The position of the RIU

13. Mr Renault replayed the video evidence shown to the Judicial Committee. He submitted that Mr Williamson had clearly struck his horse 21 times and disclosed to the Appeals Tribunal that subsequent to the hearing before the Judicial Committee, Mr Williamson had acknowledged to Mr Renault that his use of the whip on this occasion was outside what was permitted under the guidelines.

14. Mr Renault submitted that this was Mr Williamson’s second breach of the rule in the last 6 months, Mr Williamson having been suspended at Oamaru on the 21st of May 2017 for 2 days and also fined $300. He explained that this combination penalty enabled Mr Williamson to drive at the Harness Jewels meeting at Ashburton this year, which he would otherwise have missed had he been suspended for 3 days as contemplated by the Judicial Committee on that occasion.

15. Mr Renault added that Mr Williamson was fined $300 for a breach of the rule at Roxburgh on 4 January 2017. This means this is Mr Williamson’s third breach of the Rule in a nine month period.

16. Mr Renault submitted that the 21 strikes used by Mr Williamson was at the higher end of the scale for a breach of this Rule having regard to the Steward’s rule of thumb that 16 or more strikes is high end culpability. In the circumstances Mr Renault submitted that the number and nature of the strikes, being continuous and with little respite, warranted an uplift in penalty - the repetitive nature of the strikes being an aggravating factor.

17. Mr Renault then submitted that whilst the Hannon Memorial is a time honoured and notable race, it is not what can be described as an “exceptional” race. Rather, he pointed to the fact that it was a Group 3 race carrying a stake of $25,000 as indicative of its less heralded status these days. Mr Renault submitted that were an Appeals Tribunal to reduce the length of a suspension in order for a senior horseman to drive in such a race, it would set a dangerous precedent. There are many such races throughout the course of any season, he said, as part of a submission that in effect Mr Williamson was seeking to halve his 4-day suspension noting the Oamaru meeting fell on what would otherwise be the 3rd day of the suspension under appeal.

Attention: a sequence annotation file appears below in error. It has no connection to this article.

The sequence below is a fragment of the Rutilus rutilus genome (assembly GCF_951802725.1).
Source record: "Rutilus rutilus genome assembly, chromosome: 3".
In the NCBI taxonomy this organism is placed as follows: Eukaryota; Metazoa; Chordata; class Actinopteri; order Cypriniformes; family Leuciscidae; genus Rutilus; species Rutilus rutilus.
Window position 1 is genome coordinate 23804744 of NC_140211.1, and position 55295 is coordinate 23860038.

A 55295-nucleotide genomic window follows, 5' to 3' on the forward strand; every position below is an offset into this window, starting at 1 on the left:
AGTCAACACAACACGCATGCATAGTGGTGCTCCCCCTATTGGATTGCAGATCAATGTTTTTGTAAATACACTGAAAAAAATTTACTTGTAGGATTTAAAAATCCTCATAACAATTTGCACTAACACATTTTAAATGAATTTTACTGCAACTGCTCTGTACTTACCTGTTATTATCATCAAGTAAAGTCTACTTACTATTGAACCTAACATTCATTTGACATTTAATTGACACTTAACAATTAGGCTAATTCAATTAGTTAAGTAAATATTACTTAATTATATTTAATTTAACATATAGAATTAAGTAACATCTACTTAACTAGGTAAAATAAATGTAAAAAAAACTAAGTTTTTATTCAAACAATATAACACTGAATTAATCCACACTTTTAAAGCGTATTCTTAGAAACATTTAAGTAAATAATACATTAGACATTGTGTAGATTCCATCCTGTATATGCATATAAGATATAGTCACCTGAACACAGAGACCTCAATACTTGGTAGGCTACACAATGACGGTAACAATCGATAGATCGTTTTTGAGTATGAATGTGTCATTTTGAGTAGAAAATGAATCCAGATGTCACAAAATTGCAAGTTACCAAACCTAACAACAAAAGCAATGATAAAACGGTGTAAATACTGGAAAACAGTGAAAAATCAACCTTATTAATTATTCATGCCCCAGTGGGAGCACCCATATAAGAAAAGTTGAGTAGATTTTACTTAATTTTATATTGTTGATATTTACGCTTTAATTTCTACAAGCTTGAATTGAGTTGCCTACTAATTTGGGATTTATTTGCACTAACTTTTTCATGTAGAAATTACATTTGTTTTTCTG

18. Mr Renault submitted that to impose a 2-day suspension and a fine would be to ignore the JCA penalty guidelines and would be to adopt a starting point which was not available to the Appeals Tribunal under those guidelines.

19. Mr Renault submitted that the Appeals Tribunal should be mindful of the fact that any penalty imposed for a repeat breach of this rule ought to be a meaningful one and that Mr Williamson had already garnered leniency from a Judicial Committee by virtue of his being allowed to drive in the Harness Jewels at Ashburton earlier this year.

20. Mr Renault submitted that he could find only two decisions in the last 18 months where a driver facing a second or subsequent breach was fined, namely Ms Rasmussen on the 27th of January this year (where she was fined $1,250 in order to allow her to meet committed drives in Australia) and Mr Williamson (to allow him to drive in the Harness Jewels as described).

21. All things considered, Mr Renault submitted that as a matter of fairness and consistency Mr Williamson was dealt with fairly by the Judicial Committee on this occasion.

The position of the Appellant

22. Mr Williamson submitted that he was a senior horseman who had built up a good number of drives and that whilst he had breached this rule twice prior to the Winton suspension, his prior breaches were different in kind. Mr Williamson developed this submission and explained that on his first breach at Roxburgh earlier this year he had struck his drive on that occasion 11 times free of the rein, whereas on the second occasion at Oamaru, he had consciously modified his whip action in order to flick his drive on that occasion but also free of the rein.